The Netherlands: Dutch Marijuana Becomes More Expensive

Observing the world of cannabis

The Netherlands: Dutch Marijuana Becomes More Expensive

The Netherlands: The price of Dutch marijuana has increased 20 percent this year
because the supply is being curbed by a rise in police raids on hemp plantations. The effectiveness of one gram of Dutch-grown marijuana also has decreased by 1.5 percent, according to an e-mailed statement from the Trimbos Institute, a Dutch group that studies drug addiction and treatments. The level of THC, the compound that gives cannabis its potency, fell to 16 percent from 17.5 percent last year.It is the first time that the price of Dutch marijuana has risen since the institute started keeping a record of hemp prices in 1999. One gram of marijuana, grown in the Netherlands, costs 7.30 euros ($10.30) currently.A decrease in supply of Dutch hemp and higher prices could be causing some marijuana producers to mix the cannabis with compounds such as sand and glass pearls, the statement said. The Institute didn't find evidence that hemp sold in Dutch coffee shops has been mixed with other compounds. Imported cannabis was 5.4 percent weaker than a year ago, according to the statement. The price of imported marijuana also increased this year, by about 40 cents per gram. Earlier this year, police in Rotterdam said they'd shut down 600 indoor marijuana farms since 2005. There are about 6,000 active producers in the city. Dutch officials have stepped up raids on an estimated 40,000 indoor hemp plantations, which cause two fires a month in Rotterdam by tapping into power lines for lights that feed their crops. The crackdown is making it harder to supply marijuana shops with the Super Skunk and Purple Haze their customers crave in a country that decriminalized use of the drug in 1976.

The Netherlands: Dutch Marijuana Becomes More Expensive

Canada: Prime Minister Stephen Harper vows jail time for drug dealers and producers. The federal government will introduce legislation this fall setting out mandatory minimum jail sentences for people convicted of "serious" drug crimes, Prime Minister Stephen Harper said Thursday. "Currently there are no minimum prison sentences for producing and trafficking dangerous drugs like methamphetamines and cocaine," Harper told a news conference. "But these are serious crimes; those who commit them should do serious time." The $63.8-million national anti-drug strategy also promises more

resources for identifying and closing down marijuana-growing operations, although Harper would not say whether marijuana growers would face tougher sentences. About $22 million of the funding would go toward enforcement, while about $32 million would be directed to treatment and $10 million for prevention in the form of an awareness campaign. The money would be spent over two years. Vancouver Mayor Sam Sullivan called the announcement a good start. Noting that enforcement has been well-funded for many years, he said treatment and prevention will require "a much larger investment." Sullivan has been lobbying the federal government for a "disproportionate" share of the money earmarked for treatment programs to come to B.C. "Not only does Vancouver have a large and serious drug problem, but the 2010 Olympic Games are coming and we will be on the world stage," Sullivan said in an interview.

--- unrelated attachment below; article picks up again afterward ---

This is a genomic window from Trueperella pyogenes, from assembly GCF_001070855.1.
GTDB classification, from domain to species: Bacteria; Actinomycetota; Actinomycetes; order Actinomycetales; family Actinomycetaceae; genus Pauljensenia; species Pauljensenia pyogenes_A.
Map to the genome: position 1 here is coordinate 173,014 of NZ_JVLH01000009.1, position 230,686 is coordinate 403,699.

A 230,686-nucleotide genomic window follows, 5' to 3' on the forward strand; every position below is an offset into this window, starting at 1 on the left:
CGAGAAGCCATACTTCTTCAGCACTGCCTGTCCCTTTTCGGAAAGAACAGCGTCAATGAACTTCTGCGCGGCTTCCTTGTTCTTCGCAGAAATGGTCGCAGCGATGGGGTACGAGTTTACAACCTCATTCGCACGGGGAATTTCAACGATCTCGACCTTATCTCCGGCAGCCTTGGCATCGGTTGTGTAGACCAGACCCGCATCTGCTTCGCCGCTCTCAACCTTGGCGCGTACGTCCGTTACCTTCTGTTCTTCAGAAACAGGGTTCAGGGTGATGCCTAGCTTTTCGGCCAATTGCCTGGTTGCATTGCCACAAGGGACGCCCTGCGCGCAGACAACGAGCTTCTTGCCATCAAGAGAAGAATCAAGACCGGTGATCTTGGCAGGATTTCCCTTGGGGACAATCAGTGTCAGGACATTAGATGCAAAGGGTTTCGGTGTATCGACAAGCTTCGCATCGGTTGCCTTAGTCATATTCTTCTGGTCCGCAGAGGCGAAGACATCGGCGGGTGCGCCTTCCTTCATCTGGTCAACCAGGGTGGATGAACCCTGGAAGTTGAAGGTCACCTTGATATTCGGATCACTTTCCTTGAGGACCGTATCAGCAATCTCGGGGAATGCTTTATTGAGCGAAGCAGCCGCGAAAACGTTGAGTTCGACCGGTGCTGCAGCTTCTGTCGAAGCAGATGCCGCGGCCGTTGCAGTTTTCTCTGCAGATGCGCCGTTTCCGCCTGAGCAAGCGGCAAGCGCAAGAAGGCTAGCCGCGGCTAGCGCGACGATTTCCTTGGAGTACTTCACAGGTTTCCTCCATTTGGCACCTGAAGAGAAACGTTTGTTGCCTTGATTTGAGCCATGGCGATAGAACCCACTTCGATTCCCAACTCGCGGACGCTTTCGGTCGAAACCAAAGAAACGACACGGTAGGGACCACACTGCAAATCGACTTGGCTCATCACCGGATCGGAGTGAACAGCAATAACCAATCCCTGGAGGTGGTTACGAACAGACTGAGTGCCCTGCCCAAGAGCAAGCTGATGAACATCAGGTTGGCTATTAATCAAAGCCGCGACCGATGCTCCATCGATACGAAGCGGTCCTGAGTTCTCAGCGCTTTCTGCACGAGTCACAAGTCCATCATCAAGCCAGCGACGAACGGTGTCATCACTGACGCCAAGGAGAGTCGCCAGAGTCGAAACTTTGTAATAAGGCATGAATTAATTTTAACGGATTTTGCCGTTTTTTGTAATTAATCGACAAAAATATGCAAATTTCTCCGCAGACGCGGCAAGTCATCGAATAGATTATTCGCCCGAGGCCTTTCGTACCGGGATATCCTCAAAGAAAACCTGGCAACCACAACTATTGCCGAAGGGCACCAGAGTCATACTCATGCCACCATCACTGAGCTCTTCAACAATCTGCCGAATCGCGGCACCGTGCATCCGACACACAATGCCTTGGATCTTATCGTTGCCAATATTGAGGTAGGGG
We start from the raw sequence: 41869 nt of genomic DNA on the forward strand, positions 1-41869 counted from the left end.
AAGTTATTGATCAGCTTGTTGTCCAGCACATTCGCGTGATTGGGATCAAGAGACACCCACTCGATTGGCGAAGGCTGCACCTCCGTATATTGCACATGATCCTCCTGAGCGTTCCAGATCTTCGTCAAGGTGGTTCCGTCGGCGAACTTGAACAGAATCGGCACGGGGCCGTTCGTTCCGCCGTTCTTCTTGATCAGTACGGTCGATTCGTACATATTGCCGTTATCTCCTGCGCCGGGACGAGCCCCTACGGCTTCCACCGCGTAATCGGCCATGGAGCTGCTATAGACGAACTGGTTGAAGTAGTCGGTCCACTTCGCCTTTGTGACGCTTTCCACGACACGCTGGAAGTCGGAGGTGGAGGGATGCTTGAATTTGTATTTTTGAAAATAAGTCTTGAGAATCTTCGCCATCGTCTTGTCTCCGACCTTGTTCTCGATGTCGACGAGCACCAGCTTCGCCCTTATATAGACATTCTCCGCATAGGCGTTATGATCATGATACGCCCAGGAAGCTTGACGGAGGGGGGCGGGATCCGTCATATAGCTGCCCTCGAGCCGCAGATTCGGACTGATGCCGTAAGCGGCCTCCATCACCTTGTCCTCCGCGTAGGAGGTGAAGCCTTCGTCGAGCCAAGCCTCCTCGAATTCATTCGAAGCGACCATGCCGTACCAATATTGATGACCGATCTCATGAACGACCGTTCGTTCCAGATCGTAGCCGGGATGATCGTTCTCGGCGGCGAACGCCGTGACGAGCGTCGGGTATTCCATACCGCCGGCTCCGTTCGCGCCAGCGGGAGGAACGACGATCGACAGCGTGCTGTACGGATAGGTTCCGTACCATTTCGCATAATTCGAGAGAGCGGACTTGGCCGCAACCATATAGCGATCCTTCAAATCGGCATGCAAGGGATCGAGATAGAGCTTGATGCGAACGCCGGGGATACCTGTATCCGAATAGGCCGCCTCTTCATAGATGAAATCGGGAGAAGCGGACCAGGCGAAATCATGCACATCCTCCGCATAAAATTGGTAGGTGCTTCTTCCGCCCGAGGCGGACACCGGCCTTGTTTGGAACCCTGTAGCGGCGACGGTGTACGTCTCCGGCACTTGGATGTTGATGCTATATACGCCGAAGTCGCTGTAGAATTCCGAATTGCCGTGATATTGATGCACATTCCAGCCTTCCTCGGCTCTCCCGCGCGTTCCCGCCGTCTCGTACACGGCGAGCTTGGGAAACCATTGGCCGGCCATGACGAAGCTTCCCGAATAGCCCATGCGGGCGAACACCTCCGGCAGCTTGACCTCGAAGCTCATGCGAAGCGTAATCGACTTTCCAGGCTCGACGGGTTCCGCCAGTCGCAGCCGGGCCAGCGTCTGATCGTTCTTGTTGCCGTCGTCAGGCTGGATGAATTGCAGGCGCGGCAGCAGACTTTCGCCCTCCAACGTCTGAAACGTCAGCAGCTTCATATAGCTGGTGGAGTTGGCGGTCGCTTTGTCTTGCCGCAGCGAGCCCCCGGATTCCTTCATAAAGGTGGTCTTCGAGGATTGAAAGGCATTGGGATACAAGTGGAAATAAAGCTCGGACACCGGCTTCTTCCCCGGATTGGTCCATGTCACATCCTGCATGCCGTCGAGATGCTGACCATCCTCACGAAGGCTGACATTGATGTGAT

Czechoslovakia: Penalties for marijuana and magic mushroom growers may drop. Lawmakers are considering lower penalties for small-scale recreational drug growers under a Criminal Code change that decriminalizes recreational drug use. If the new Criminal Code passes, marijuana growers would face six months in jail if they produce more than an amount deemed to be for their own use. Anyone who makes drugs or possesses them in certain quantities can go to jail for one to five years if caught under the current law. The idea behind the amendment is to separate recreational drug users
from "the black market," says Justice Ministry spokeswoman Zuzana Kuncova. Police officers will still have the same abilities to arrest dealers if the new rules pass, Kuncova says, because the rules related to the criminal manufacture or sale of drugs are essentially unaltered by the code. Under the proposed new rules, penalties would be more lenient for possession or cultivation of "light" drugs such as marijuana for individual use, but remain strict for possession or sale of hard drugs, such as cocaine, methamphetamines and heroin. Possession, manufacture, transport or sale of both light and hard drugs would continue to be regarded as a criminal activity, with penalties of up to 15 years in jail if leading to injury or death.

Marijuana production in Jamaica and Canada: The United States has maintained that Jamaica must be kept on a watch list of major transit and illicit producer countries of narcotics because it has more than 5,000 hectares of land in ganja production. Jamaican authorities are angry because the report fails to reflect improved anti-narcotics activities and hurts Jamaica's reputation by placing it in the bad company of 20 countries around the world. The greater problem with the report is that it fails to recognise that the U.S.'s role in the drug war is a cause of failure, and the nature of the world system causes all countries to be losing this war. The Washington Post said that British Columbia (B.C.) is now home to the greatest number of organised crime syndicates in the world. B.C.'s production of marijuana accounts for six per cent of the GDP of the province and employs more persons than mining and logging combined. Canada is now growing high potency marijuana under modern hydroponic conditions. However, marijuana production in the U.S. is itself worth US$25 billion annually, one of its top three agricultural crops along with soya beans and corn!

The Greenish Warbler

October 8th 2007

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